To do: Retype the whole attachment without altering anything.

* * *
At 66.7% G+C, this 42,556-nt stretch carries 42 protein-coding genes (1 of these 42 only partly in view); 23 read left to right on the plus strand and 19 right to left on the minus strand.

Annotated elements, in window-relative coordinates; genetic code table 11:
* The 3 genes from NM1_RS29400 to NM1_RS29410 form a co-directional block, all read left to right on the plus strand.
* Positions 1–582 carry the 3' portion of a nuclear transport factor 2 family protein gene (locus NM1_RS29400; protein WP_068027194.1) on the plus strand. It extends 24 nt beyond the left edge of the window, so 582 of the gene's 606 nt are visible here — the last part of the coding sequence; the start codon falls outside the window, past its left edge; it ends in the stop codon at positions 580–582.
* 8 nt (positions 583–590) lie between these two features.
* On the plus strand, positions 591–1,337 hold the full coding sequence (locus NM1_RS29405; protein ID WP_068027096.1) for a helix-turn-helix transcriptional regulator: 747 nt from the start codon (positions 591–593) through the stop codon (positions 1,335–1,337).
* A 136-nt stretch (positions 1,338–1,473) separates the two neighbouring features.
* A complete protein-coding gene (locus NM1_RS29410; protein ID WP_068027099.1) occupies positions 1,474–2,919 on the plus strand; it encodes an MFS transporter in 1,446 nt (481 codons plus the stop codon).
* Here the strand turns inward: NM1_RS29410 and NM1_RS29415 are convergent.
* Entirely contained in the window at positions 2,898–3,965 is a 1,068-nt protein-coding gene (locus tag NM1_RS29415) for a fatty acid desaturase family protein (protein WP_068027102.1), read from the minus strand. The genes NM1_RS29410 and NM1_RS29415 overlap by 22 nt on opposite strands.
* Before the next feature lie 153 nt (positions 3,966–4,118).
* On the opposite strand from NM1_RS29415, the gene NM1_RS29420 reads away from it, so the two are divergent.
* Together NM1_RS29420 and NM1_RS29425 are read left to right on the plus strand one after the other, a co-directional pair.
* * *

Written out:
At 66.7% G+C, this 42,556-nt stretch carries 42 protein-coding genes (1 of these 42 only partly in view); 23 read left to right on the plus strand and 19 right to left on the minus strand.

Annotated elements, in window-relative coordinates; genetic code table 11:
* The 3 genes from NM1_RS29400 to NM1_RS29410 form a co-directional block, all read left to right on the plus strand.
* Positions 1–582 carry the 3' portion of a nuclear transport factor 2 family protein gene (locus NM1_RS29400; protein WP_068027194.1) on the plus strand. It extends 24 nt beyond the left edge of the window, so 582 of the gene's 606 nt are visible here — the last part of the coding sequence; the start codon falls outside the window, past its left edge; it ends in the stop codon at positions 580–582.
* 8 nt (positions 583–590) lie between these two features.
* On the plus strand, positions 591–1,337 hold the full coding sequence (locus NM1_RS29405; protein ID WP_068027096.1) for a helix-turn-helix transcriptional regulator: 747 nt from the start codon (positions 591–593) through the stop codon (positions 1,335–1,337).
* A 136-nt stretch (positions 1,338–1,473) separates the two neighbouring features.
* A complete protein-coding gene (locus NM1_RS29410; protein ID WP_068027099.1) occupies positions 1,474–2,919 on the plus strand; it encodes an MFS transporter in 1,446 nt (481 codons plus the stop codon).
* Here the strand turns inward: NM1_RS29410 and NM1_RS29415 are convergent.
* Entirely contained in the window at positions 2,898–3,965 is a 1,068-nt protein-coding gene (locus tag NM1_RS29415) for a fatty acid desaturase family protein (protein WP_068027102.1), read from the minus strand. The genes NM1_RS29410 and NM1_RS29415 overlap by 22 nt on opposite strands.
* Before the next feature lie 153 nt (positions 3,966–4,118).
* On the opposite strand from NM1_RS29415, the gene NM1_RS29420 reads away from it, so the two are divergent.
* Together NM1_RS29420 and NM1_RS29425 are read left to right on the plus strand one after the other, a co-directional pair.